The core of the whole method is a do while loop code. The getintvolatile method is easy to understand, that is, to get a field value whose o offset of the object is offset.

We focus on the comparative and swapin method in while

public final native boolean compareAndSwapInt(
    Object o,
    long offset,
    int expected,
    int x);

Where O and offset have the same meaning, expected represents the expected value, and X represents the updated value, which leads to three values of CAS core operation: memory location value, expected original value, and new value.

When performing CAS operation, the memory location value will be compared with the expected original value. If it matches, the processor will automatically update the location value to a new value, otherwise the processor will not do anything.

The CAS method provided by unsafe is a CPU atomic instruction, and the underlying implementation is the CPU instruction cmpxchg, which will not cause data inconsistency.

Let’s go back to this Code:

public final int getAndAddInt(Object o, long offset, int delta) {
    int v;
    do {
        v = getIntVolatile(o, offset);
    } while (!compareAndSwapInt(o, offset, v, v + delta));
    return v;
}

The code execution process is as follows:

(1) Thread a executes the accumulation to getandaddint method. First, it gets the field value V1 of O object offset according to the memory address

(2) In the while loop, compareandswapint is executed. This method will get the field value V2 of O object offset again. At this time, it will judge whether V1 and V2 are equal. If they are equal, the position value will be automatically updated to V1 plus the incremental value to jump out of the loop

(3) If the field value has been changed by thread B when compareandswapint is executed, the method will return false, so it cannot jump out of the loop and continue to execute until it succeeds. This is the spin design idea

Through the above analysis, we know that unsafe class and spin design idea are the core of CAS, and spin design idea will be reflected in our cache tool.


4 example analysis of distributed lock

In the same JVM process, in order to ensure that the same code block can only be accessed by one thread at the same time, Java provides a locking mechanism. For example, we can use synchronized and reentrantlock for concurrency control.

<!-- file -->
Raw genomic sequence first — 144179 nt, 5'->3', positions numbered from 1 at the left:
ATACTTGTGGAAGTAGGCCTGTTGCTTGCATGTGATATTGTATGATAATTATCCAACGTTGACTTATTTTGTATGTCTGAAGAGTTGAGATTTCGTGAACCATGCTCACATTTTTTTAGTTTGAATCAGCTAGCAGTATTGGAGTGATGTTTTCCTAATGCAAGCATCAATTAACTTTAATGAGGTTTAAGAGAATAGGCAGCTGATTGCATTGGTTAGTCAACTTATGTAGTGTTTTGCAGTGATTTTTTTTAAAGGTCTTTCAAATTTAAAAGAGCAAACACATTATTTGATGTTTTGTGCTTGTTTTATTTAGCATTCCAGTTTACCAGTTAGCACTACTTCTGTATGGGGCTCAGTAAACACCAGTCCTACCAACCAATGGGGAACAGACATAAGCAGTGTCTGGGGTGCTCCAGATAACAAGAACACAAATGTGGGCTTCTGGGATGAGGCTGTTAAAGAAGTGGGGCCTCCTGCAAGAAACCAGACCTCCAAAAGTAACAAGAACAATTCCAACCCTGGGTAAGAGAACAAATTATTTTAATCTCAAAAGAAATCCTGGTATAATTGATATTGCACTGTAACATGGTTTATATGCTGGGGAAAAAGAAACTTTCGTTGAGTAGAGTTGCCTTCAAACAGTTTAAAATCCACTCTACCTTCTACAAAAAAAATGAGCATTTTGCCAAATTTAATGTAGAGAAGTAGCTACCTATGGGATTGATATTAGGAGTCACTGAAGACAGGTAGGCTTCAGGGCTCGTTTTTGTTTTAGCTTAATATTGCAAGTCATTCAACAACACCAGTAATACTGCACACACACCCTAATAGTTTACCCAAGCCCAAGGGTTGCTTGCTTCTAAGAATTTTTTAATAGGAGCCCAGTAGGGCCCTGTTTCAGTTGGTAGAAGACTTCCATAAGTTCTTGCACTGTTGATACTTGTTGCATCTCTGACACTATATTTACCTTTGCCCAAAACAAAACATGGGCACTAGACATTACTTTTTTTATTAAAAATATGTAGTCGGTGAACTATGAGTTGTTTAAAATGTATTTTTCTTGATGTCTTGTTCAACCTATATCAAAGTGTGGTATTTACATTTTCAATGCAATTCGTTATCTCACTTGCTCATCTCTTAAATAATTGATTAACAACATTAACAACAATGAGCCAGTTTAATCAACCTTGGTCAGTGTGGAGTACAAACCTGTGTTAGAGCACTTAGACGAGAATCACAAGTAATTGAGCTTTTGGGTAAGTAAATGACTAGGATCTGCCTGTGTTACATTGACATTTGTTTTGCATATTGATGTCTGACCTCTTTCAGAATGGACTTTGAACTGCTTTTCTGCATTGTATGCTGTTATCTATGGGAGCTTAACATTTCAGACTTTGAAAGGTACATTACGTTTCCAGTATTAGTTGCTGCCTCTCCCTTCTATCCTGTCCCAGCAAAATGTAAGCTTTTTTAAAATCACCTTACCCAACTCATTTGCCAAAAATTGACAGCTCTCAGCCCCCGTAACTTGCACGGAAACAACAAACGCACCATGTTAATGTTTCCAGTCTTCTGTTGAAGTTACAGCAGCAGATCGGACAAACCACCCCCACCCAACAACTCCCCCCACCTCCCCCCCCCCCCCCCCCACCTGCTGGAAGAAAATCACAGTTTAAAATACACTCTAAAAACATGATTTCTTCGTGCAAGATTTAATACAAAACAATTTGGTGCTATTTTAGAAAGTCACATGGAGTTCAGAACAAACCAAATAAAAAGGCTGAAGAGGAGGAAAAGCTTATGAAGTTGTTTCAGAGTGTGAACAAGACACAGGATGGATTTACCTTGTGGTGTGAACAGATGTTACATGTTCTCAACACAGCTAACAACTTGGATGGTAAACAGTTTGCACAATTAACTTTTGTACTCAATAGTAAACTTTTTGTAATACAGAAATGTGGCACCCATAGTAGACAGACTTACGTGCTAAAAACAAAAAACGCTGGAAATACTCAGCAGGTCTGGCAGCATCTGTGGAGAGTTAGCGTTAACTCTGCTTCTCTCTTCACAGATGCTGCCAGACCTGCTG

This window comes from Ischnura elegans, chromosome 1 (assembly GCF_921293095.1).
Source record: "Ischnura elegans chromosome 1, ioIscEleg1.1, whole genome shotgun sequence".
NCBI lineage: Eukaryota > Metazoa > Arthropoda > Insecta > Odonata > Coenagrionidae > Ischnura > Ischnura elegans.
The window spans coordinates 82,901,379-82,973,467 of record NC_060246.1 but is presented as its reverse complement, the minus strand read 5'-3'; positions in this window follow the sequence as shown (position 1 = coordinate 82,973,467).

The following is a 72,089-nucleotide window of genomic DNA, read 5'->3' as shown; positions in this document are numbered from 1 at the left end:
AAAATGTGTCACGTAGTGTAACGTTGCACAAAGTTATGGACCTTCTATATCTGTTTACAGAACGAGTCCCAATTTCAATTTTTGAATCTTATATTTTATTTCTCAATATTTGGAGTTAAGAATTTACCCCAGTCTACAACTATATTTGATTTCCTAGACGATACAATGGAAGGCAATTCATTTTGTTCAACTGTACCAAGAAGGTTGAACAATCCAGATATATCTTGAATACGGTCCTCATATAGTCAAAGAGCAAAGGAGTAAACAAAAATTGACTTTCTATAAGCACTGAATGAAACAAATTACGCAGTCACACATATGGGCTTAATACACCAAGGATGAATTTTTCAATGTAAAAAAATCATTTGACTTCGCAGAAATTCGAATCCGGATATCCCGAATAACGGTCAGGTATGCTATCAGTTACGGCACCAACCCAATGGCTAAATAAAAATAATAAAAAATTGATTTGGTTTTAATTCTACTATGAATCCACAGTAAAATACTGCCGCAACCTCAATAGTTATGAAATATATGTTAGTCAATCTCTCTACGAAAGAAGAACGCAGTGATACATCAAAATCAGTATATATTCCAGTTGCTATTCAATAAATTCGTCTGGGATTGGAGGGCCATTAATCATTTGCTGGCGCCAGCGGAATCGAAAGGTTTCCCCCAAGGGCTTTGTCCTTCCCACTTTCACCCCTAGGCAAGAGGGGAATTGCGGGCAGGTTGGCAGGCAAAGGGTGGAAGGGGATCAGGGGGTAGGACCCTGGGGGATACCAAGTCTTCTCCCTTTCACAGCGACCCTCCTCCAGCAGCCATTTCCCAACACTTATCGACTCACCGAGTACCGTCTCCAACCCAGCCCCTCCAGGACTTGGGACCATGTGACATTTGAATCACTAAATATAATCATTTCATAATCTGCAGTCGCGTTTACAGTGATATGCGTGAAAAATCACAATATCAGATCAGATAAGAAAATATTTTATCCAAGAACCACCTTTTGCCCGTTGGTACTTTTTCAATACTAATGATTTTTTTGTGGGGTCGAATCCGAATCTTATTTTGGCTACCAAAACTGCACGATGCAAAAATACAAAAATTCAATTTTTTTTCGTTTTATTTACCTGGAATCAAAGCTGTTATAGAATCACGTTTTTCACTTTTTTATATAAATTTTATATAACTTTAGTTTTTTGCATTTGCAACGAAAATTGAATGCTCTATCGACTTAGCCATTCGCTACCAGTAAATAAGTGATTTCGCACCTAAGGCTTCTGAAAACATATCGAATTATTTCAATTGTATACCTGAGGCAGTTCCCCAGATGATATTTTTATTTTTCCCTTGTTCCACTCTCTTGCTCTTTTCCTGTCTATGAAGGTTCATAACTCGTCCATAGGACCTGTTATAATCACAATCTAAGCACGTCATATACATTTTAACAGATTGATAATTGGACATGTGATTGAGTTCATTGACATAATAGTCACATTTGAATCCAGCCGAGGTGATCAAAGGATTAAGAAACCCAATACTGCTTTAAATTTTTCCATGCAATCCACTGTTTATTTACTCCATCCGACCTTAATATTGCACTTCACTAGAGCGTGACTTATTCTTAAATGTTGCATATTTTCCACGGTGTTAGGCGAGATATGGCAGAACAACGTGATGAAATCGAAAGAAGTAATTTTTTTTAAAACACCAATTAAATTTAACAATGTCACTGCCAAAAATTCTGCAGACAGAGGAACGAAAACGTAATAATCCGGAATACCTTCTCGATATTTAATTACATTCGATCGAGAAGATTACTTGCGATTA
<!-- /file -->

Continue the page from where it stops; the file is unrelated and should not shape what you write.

In a cluster environment with multiple servers, each server runs a JVM process. If you want concurrency control over multiple JVMs, then the JVM lock is not applicable. At this time, we need to introduce distributed lock. As the name suggests, distributed lock is to control the concurrency of multiple JVM processes in a distributed scenario.

When implementing distributed lock, step on the pit carefully: for example, the timeout is not set. If the node that obtains the lock fails to release the lock for some reason, other nodes will never get the lock.

There are many ways to implement distributed locks. You can implement them by redis or zookeeper, or you can directly use the redisson framework. This chapter gives the implementation of lua script of redis distributed lock.

public class RedisLockManager {
    private static final String DEFAULT_VALUE = "lock";

    private static final String LOCK_SCRIPT =
        "\nlocal r = tonumber(redis.call('SETNX', KEYS[1], ARGV[1]));"
        + "\nif r == 1 then"
        + "\nredis.call('PEXPIRE',KEYS[1],ARGV[2]);"
        + "\nend"
        + "\nreturn r";

    private static final String UNLOCK_SCRIPT =
        "\nlocal v = redis.call('GET', KEYS[1]);"
        + "\nlocal r = 0;"
        + "\nif v == ARGV[1] then"
        + "\nr = redis.call('DEL',KEYS[1]);"
        + "\nend"
        + "\nreturn r";

    @Resource
    private RedisClient redisClient;

    public boolean tryLock(String key, int seconds) {
        try {